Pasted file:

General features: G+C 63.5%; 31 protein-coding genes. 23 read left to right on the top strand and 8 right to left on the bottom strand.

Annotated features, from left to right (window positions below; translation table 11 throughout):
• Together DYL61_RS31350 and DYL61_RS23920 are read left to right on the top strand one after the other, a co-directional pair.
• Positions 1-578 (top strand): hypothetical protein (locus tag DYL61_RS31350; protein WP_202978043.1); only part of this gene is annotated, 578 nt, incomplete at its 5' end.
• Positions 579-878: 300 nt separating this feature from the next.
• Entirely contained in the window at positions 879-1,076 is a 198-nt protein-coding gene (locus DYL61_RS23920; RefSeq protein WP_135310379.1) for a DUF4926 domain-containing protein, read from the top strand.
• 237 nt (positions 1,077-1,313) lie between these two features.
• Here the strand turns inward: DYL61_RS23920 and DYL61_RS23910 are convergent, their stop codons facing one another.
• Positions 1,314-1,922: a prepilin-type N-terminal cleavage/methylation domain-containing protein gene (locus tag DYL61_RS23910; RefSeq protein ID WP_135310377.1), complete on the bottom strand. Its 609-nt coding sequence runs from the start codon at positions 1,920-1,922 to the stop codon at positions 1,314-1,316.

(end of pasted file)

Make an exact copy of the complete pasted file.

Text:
General features: G+C 63.5%; 31 protein-coding genes. 23 read left to right on the top strand and 8 right to left on the bottom strand.

Annotated features, from left to right (window positions below; translation table 11 throughout):
• Together DYL61_RS31350 and DYL61_RS23920 are read left to right on the top strand one after the other, a co-directional pair.
• Positions 1-578 (top strand): hypothetical protein (locus tag DYL61_RS31350; protein WP_202978043.1); only part of this gene is annotated, 578 nt, incomplete at its 5' end.
• Positions 579-878: 300 nt separating this feature from the next.
• Entirely contained in the window at positions 879-1,076 is a 198-nt protein-coding gene (locus DYL61_RS23920; RefSeq protein WP_135310379.1) for a DUF4926 domain-containing protein, read from the top strand.
• 237 nt (positions 1,077-1,313) lie between these two features.
• Here the strand turns inward: DYL61_RS23920 and DYL61_RS23910 are convergent, their stop codons facing one another.
• Positions 1,314-1,922: a prepilin-type N-terminal cleavage/methylation domain-containing protein gene (locus tag DYL61_RS23910; RefSeq protein ID WP_135310377.1), complete on the bottom strand. Its 609-nt coding sequence runs from the start codon at positions 1,920-1,922 to the stop codon at positions 1,314-1,316.